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Teaching your own little sprouts how to garden may provide best harvest of all

Posted: Friday, June 14, 2002

NEW MARKET, Va. (AP) -- Back off, a bit, from your usual seasonal quest for prize tomatoes, sweating over bounteous berries or training ''twiners.'' Turn instead toward teaching your own little sprouts how to garden. The effort could become by far your most important harvest this year.

Parents through the ages have discovered that gardening gives children an altogether new window to the world. Youngsters learn to see life cycles in a benign sort of way -- everything from collecting and drying new seeds to tossing tired old plants onto the compost heap.

''In the past 10 years, there's been a tremendous explosion in children's gardens and gardening,'' says Marcia Eames-Sheavly, a horticulture educator at Cornell University. ''People are concerned about a disconnect by children with their environment.''

Most educators recommend starting early and simply, perhaps by having your preschoolers work alongside you to learn how nutrient-rich dirt can feel beneath their fingernails. Have them mold mud pies, or scoop some loose soil into windrows. Toss shoots, roots or seedlings into their mix before placing the pies into the figurative ''ovens'' to rise. It's the ultimate hands-on experience for budding gardeners.

Select a vegetable they've learned to like -- a fast grower -- and have them plant it in their own little corner of the garden.

Have them adopt a row of seedlings to weed and water. At the end of the growing season, encourage them to donate some of their vegetable wealth by tithing a portion to the local food pantry.

Gardening nowadays is an activity as easily taught city kids as country kids. The days of country kids working an acre-sized garden vs. their city cousins planting a window box are long gone.

''We have some housing authority kids working on community gardening projects through 4-H,'' says Lisa Townson, a University of New Hampshire Cooperative Extension specialist. ''There are lots of different lessons to learn.''

Teaching children gardening skills can mean a great deal more than having another set of hands hoeing plant rows. It also can mean producing a behavioral bumper crop.

Young couch potatoes, for example, might build dining room credits by weeding. Families can learn how to talk with one another again by virtue of shared garden projects. A new generation can pick up conservation values working plant by plant. Youngsters with energy to burn can reap the benefits of patience and reward.

''There are several exercises here involving goal-setting,'' Townson says about gardening. ''Have them select their seeds (from catalogs) in February or March if they're going to show vegetables at county fairs early in the fall.

''It's also another way to teach responsibility. If you plant some seeds and don't do anything with them, they won't produce too well. Gardening can be easier in that regard than dealing with pets.''

Gardening also can help develop some basic math skills, Townson says. ''Ask them to calculate when they should plant the seeds to have tomatoes ready for a picnic in August.''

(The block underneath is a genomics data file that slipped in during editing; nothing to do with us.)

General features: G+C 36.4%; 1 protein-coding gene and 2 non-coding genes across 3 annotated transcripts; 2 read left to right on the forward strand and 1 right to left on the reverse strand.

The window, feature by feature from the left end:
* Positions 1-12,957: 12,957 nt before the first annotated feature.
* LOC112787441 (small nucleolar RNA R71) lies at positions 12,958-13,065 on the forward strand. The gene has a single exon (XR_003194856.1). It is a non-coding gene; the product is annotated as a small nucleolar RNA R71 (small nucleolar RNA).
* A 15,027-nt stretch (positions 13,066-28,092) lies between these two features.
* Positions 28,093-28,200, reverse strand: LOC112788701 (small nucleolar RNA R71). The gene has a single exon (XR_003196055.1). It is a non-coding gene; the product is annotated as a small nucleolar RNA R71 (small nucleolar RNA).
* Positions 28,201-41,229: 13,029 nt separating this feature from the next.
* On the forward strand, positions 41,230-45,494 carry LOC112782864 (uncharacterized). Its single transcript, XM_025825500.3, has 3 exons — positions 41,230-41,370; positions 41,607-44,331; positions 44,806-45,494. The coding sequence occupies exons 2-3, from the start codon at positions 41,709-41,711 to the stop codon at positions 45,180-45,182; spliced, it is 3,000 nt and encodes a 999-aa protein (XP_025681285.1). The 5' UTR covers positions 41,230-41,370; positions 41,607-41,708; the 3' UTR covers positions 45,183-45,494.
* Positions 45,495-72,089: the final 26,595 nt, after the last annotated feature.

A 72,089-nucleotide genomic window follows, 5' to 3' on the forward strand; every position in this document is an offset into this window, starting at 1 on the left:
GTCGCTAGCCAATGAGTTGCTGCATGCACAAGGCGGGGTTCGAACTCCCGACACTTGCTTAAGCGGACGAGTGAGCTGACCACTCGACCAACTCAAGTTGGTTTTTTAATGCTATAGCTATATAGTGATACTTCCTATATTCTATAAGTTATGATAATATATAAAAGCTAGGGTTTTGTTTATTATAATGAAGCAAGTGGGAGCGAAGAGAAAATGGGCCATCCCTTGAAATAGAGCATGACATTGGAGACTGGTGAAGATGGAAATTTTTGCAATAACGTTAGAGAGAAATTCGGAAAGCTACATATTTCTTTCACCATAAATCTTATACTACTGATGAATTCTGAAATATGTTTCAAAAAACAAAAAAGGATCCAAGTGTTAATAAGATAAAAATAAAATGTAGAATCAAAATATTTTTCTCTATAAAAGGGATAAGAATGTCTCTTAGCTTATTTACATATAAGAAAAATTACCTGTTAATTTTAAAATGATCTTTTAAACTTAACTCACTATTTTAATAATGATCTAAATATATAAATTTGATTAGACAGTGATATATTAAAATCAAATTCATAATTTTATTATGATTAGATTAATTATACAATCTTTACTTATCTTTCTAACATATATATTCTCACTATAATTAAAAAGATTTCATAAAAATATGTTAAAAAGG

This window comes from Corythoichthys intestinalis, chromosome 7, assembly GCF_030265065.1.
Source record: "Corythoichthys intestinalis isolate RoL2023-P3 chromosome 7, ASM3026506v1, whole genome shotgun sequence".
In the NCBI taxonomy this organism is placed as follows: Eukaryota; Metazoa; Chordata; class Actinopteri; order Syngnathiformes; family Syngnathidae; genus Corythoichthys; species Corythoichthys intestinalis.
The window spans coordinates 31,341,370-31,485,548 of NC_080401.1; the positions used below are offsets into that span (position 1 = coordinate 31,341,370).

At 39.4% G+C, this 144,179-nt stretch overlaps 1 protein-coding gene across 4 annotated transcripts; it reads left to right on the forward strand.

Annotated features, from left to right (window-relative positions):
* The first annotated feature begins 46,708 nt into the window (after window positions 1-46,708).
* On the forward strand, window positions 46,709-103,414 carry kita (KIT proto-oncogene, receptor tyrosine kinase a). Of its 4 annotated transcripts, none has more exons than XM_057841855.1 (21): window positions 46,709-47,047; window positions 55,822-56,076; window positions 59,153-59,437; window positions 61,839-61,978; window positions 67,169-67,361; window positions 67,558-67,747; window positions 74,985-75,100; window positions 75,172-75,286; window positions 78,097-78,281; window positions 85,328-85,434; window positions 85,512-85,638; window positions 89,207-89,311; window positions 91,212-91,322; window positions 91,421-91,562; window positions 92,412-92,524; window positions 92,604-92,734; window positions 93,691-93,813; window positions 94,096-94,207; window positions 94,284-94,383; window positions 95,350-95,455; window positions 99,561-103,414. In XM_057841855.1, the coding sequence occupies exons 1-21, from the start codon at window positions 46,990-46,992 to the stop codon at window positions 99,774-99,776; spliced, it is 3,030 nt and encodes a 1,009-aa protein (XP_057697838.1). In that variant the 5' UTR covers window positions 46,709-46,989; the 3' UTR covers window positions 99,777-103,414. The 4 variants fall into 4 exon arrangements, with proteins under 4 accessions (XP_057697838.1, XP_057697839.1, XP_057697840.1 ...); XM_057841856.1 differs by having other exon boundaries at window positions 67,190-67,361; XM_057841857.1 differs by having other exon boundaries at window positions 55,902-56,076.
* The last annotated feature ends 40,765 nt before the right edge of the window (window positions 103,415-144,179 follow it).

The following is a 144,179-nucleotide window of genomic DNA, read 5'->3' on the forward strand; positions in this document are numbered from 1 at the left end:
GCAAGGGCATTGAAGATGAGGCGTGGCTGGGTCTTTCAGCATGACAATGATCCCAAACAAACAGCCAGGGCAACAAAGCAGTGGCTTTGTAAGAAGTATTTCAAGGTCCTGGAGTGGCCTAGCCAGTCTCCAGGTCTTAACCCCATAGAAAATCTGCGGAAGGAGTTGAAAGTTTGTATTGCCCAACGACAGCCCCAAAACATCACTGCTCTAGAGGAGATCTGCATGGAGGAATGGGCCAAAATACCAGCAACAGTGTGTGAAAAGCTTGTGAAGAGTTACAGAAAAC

This needn't be a go-it-alone kind of project. Scores of organizations around the country offer youth gardening programs. That includes the 4-H Clubs, schools, universities and cooperative extension services, certain garden clubs, horticultural societies, parks and arboretums.

Ask around. Check the Yellow Pages. Cultivate the Internet.

Gardening also can be a means of introducing your kids to the kitchen: Show them how to cook what they grow.

You say vegetables are a hard sell? ''Have them plant a pizza garden,'' Townson says. ''Plant some tomatoes (for the sauce), add a few herbs (oregano and basil), and you can even try growing ornamental wheat to show them where the flour comes from for the crust.

''Another idea is to plant vegetables of as many colors as possible -- red radishes, green peppers, yellow corn, orange carrots and purple cabbage make a colorful garden.

''Talk to your kids about the nutritional value of fruits and vegetables. Point out that different color vegetables provide different nutrients.''

Beyond instilling a love of nature into your children, gardening can become an enlightening hobby for kids of all ages.

''They're having so much fun they don't even know they're learning,'' Townson says.

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Recommended reading:

''Roots, Shoots, Buckets & Boots: Gardening Together With Children'' by Sharon Lovejoy;

''Gardening Wizardry for Kids'' by L. Patricia Kite;

''Green Thumbs: A Kid's Activity Guide to Indoor and Outdoor Gardening'' by Laurie Carlson;

''The Children's Kitchen Garden: A Book of Gardening, Cooking and Learning'' by Georgeanne Brennan, Ethel Brennan, Marcel Barchechat and Ann Arnold.

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On the Net:

American Horticultural Society, Youth Garden Resource list: http://www.ahs.org/publications/pbygresource.htm

Gardening Launch Pad: http://gardeninglaunchpad.com/kids.html

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EDITOR'S NOTE -- Dean Fosdick retired in May after 23 years with The Associated Press, 15 of those as Alaska bureau chief. He has covered the Exxon Valdez oil spill, volcanoes, galloping glaciers and harvesting Alaska-grown 100-pound-plus cabbages. He can be reached at: deanfosdicknetscape.net



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